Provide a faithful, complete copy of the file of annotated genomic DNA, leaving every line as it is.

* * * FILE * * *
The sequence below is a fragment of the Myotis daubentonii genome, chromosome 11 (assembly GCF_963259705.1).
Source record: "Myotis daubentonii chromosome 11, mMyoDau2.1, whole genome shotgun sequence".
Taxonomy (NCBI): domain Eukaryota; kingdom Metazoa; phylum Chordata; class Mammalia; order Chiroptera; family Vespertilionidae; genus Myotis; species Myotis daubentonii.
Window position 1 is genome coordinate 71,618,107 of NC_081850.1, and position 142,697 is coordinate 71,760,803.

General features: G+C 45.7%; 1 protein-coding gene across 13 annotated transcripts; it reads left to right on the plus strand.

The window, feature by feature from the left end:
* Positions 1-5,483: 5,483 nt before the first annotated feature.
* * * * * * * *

The sequence below is a fragment of the Myotis daubentonii genome, chromosome 11 (assembly GCF_963259705.1).
Source record: "Myotis daubentonii chromosome 11, mMyoDau2.1, whole genome shotgun sequence".
Taxonomy (NCBI): domain Eukaryota; kingdom Metazoa; phylum Chordata; class Mammalia; order Chiroptera; family Vespertilionidae; genus Myotis; species Myotis daubentonii.
Window position 1 is genome coordinate 71,618,107 of NC_081850.1, and position 142,697 is coordinate 71,760,803.

General features: G+C 45.7%; 1 protein-coding gene across 13 annotated transcripts; it reads left to right on the plus strand.

The window, feature by feature from the left end:
* Positions 1-5,483: 5,483 nt before the first annotated feature.